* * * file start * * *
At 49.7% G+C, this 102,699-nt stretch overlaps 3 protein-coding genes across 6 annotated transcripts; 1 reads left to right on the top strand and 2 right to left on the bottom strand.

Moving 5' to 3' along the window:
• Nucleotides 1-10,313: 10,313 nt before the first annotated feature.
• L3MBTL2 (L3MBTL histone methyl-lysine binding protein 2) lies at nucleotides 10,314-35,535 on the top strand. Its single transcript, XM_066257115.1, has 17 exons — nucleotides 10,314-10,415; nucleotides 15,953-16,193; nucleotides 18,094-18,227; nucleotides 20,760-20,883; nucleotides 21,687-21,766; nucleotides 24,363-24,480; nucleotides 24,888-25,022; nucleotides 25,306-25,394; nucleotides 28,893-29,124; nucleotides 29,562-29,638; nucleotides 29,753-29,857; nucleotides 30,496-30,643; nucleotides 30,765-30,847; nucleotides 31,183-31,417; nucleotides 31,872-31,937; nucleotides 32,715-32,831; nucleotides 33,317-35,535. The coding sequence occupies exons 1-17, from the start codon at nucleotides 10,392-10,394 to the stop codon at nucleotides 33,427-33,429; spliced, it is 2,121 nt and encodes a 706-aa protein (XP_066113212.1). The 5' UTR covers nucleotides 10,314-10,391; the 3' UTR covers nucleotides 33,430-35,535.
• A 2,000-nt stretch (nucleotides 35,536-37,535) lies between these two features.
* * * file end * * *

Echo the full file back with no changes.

At 49.7% G+C, this 102,699-nt stretch overlaps 3 protein-coding genes across 6 annotated transcripts; 1 reads left to right on the top strand and 2 right to left on the bottom strand.

Moving 5' to 3' along the window:
• Nucleotides 1-10,313: 10,313 nt before the first annotated feature.
• L3MBTL2 (L3MBTL histone methyl-lysine binding protein 2) lies at nucleotides 10,314-35,535 on the top strand. Its single transcript, XM_066257115.1, has 17 exons — nucleotides 10,314-10,415; nucleotides 15,953-16,193; nucleotides 18,094-18,227; nucleotides 20,760-20,883; nucleotides 21,687-21,766; nucleotides 24,363-24,480; nucleotides 24,888-25,022; nucleotides 25,306-25,394; nucleotides 28,893-29,124; nucleotides 29,562-29,638; nucleotides 29,753-29,857; nucleotides 30,496-30,643; nucleotides 30,765-30,847; nucleotides 31,183-31,417; nucleotides 31,872-31,937; nucleotides 32,715-32,831; nucleotides 33,317-35,535. The coding sequence occupies exons 1-17, from the start codon at nucleotides 10,392-10,394 to the stop codon at nucleotides 33,427-33,429; spliced, it is 2,121 nt and encodes a 706-aa protein (XP_066113212.1). The 5' UTR covers nucleotides 10,314-10,391; the 3' UTR covers nucleotides 33,430-35,535.
• A 2,000-nt stretch (nucleotides 35,536-37,535) lies between these two features.